Photo by Caitlin Griffin
University of California Student Regent Jonathan Stein visited the UC Santa Barbara campus on Nov. 16 to discuss the Regents, the passage of Proposition 30 and the future of the UC system. Concerns about decreases in government funding and the UC Regents’ response to the resulting budget gap dominated most of the conversation.
“In 2001-2002, it cost $3,800 to go to the UC for a year. Not per quarter. Not per semester. Per year,” said Stein. “Over the course of a decade, tuition has more than tripled to over $13,000 a year. If Prop. 30 had failed…it would have made $13,000 look like nothing. It would have been catastrophic for access and affordability to the UC.”
Proposition 30 passed the Nov. 6 election with 53.9 percent of the vote and ensured that UC students would not have a 20 percent mid-year tuition increase. Stein said that Proposition 30 helped the UC budget crisis, but did not resolve its core problems.
“Proposition 30 is not the solution,” said Stein, “but it is the beginning of actual reinvestment in higher education and my hope is that it is a turning point. It is a signal from voters to the legislature that California cares about higher education and it has to be taken care of.”
The Regents are currently discussing options beside tuition increases to help address the budget shortfall. Some options, such as increasing out-of-state student enrollment and changing the financial aid system, are still being discussed. Stein expressed his concerns with using out-of-state tuition to cover the gap.
“I don’t want to demonize out-of-state students in any way,” said Stein. “They’re students. They deserve our support. They’re part of our family. But there are consequences to increasing their numbers very dramatically. The first is that out-of-state students are less racially and ethnically diverse than our in-state students.”
Stein also stated that the proportion of out-of-state students is not equal across all UCs, with the majority attending UC Los Angeles and UC Berkley. Stein said that in 2011, Berkley admitted a freshman class that was 30 percent out-of-state, with UCLA admitting a freshman class in 2012 that was also 30 percent out-of-state students.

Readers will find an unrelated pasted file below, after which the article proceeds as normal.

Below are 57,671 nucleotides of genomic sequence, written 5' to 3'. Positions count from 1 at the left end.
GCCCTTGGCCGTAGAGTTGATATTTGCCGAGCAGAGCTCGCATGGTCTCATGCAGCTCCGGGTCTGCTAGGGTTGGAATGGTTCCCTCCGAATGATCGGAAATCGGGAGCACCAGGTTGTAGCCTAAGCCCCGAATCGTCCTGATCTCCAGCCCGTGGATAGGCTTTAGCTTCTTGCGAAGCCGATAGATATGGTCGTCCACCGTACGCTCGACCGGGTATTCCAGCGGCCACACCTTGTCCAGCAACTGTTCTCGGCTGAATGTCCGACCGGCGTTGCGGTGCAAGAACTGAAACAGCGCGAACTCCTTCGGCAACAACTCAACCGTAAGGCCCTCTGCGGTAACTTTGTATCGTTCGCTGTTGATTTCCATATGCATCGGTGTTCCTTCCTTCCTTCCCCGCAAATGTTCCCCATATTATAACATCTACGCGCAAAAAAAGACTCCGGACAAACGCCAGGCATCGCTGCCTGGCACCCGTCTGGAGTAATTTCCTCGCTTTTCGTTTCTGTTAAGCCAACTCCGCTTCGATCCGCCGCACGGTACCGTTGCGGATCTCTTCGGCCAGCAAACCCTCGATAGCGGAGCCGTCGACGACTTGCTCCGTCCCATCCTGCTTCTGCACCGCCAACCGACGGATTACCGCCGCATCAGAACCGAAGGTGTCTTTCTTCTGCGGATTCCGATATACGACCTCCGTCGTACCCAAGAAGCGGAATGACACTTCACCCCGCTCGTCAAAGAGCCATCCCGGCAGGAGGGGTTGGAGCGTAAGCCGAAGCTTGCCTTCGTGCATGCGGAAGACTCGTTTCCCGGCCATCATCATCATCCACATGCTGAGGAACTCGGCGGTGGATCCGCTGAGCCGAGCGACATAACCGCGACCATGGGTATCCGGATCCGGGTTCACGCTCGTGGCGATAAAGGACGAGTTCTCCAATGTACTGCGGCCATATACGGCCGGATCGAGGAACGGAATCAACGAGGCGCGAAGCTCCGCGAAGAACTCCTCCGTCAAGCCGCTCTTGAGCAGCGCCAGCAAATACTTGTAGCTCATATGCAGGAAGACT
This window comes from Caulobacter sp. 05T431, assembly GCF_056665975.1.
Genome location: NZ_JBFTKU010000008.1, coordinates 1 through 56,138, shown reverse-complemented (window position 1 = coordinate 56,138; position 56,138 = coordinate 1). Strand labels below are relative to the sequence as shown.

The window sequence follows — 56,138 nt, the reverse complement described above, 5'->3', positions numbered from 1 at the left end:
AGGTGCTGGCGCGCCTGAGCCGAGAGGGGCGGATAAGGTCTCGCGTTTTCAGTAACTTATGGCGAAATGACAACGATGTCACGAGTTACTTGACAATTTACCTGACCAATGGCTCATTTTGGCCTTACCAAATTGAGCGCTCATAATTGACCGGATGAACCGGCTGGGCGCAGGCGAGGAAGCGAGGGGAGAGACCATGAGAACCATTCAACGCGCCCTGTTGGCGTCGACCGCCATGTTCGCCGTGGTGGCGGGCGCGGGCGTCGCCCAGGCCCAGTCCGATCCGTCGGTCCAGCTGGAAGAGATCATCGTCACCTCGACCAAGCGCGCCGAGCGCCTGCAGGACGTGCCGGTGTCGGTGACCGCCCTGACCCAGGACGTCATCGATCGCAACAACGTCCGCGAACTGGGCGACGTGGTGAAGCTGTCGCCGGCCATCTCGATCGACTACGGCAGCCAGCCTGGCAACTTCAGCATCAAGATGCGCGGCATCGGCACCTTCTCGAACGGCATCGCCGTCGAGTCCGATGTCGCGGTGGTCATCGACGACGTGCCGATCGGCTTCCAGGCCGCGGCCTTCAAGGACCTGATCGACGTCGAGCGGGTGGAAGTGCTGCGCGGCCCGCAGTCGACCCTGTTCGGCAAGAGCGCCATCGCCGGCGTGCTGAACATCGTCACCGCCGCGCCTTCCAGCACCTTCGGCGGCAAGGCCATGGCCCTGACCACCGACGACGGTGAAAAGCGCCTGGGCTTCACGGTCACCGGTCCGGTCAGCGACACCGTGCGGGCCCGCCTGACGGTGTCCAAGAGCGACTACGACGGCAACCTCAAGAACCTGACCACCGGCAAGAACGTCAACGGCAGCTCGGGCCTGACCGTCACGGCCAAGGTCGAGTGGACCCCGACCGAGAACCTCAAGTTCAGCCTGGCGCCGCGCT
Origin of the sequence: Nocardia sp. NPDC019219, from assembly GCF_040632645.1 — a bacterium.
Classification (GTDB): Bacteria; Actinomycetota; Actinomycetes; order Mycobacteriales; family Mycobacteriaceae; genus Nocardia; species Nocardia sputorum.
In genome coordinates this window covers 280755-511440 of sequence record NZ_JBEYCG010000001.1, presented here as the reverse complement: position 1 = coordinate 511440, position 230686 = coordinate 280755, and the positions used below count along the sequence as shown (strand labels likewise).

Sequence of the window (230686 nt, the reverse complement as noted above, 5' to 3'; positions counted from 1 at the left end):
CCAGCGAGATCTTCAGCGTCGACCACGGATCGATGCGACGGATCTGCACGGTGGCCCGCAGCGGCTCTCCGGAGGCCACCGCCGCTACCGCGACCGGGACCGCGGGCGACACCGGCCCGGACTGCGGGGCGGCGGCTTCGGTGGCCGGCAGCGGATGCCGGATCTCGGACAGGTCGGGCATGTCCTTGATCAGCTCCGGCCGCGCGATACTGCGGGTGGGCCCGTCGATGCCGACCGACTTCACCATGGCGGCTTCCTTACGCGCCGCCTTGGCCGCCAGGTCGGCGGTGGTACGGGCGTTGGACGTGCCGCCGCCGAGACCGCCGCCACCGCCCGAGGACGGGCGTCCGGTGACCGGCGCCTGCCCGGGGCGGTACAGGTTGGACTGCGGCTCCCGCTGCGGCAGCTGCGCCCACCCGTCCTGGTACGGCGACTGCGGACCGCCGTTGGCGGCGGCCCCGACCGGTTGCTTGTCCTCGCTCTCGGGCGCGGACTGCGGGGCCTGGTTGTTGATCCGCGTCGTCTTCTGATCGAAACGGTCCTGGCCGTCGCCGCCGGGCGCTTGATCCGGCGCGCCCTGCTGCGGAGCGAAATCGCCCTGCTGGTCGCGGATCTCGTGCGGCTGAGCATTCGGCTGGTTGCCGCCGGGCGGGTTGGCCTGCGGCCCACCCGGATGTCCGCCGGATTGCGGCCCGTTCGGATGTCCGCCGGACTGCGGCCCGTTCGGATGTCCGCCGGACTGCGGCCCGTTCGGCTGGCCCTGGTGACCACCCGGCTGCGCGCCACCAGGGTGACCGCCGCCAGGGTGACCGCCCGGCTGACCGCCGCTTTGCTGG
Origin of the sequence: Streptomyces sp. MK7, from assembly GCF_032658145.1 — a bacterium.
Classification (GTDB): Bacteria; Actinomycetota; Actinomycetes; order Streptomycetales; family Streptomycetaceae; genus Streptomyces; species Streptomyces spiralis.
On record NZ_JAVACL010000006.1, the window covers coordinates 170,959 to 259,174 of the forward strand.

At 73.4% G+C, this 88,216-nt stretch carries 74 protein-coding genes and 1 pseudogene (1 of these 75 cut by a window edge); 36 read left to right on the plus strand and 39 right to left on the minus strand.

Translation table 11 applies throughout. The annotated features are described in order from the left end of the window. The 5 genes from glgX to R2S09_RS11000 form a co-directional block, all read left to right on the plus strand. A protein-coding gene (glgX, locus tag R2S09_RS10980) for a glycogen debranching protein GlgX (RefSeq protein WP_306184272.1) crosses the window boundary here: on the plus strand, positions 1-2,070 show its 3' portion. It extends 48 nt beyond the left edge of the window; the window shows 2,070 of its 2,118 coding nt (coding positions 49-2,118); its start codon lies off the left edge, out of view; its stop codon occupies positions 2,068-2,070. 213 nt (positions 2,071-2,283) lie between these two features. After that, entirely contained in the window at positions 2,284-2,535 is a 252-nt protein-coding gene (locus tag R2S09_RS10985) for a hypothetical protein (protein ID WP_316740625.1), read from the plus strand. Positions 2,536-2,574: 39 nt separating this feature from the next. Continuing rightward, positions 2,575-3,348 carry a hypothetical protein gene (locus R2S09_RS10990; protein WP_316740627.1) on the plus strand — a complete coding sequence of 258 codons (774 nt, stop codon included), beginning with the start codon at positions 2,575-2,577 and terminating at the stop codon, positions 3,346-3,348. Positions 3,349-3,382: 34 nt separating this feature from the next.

Increasing the number of out-of-state students does come with benefits. Increasing out-of-state enrollment by 1,000 students provides a revenue increase of $23 million. The Regents are discussing increasing the cap on out-of-state students from 10 percent of total enrollment to 15 or 20 percent.
Stein said his concerns on this issue have been mostly ignored by the Regents.
“Every single time at the Regents meeting, Cinthia [next year’s Student Regent] and I raise red flags and talk about the consequences,” said Stein, “talk about this as an institution built by Californians for Californians and everyone sort of listens to us and moves on…This is one where it feels like the administration has a train headed down tracks. They’re barreling towards more out-of-state students and there’s very little that we can do to stop them.”
UCSB Associated Students President Sophia Armen said that expecting Stein to stand for the voices of 200,000 UC students is absurd, and that the Regents have a reason to listen to the complaints of students.
“It is students who will be the deciding factor,” said Armen. “These folks have no excuse to not invest in our future.”
UCSB’s External Vice President of Statewide Affairs, Nadim Houssain, said that Stein offered UCSB students the chance to speak with someone who could relate to them easier than a Regent.
“To have a Student Regent that could relate to their struggles, to their experiences, come and speak really helps verify things for them,” said Houssain. “A few slides…made me realize that the UC, while it is kind of diminishing in accessibility…it is very valuable and in comparison to many other colleges in the nation, I think we’re doing pretty well in terms of quality.”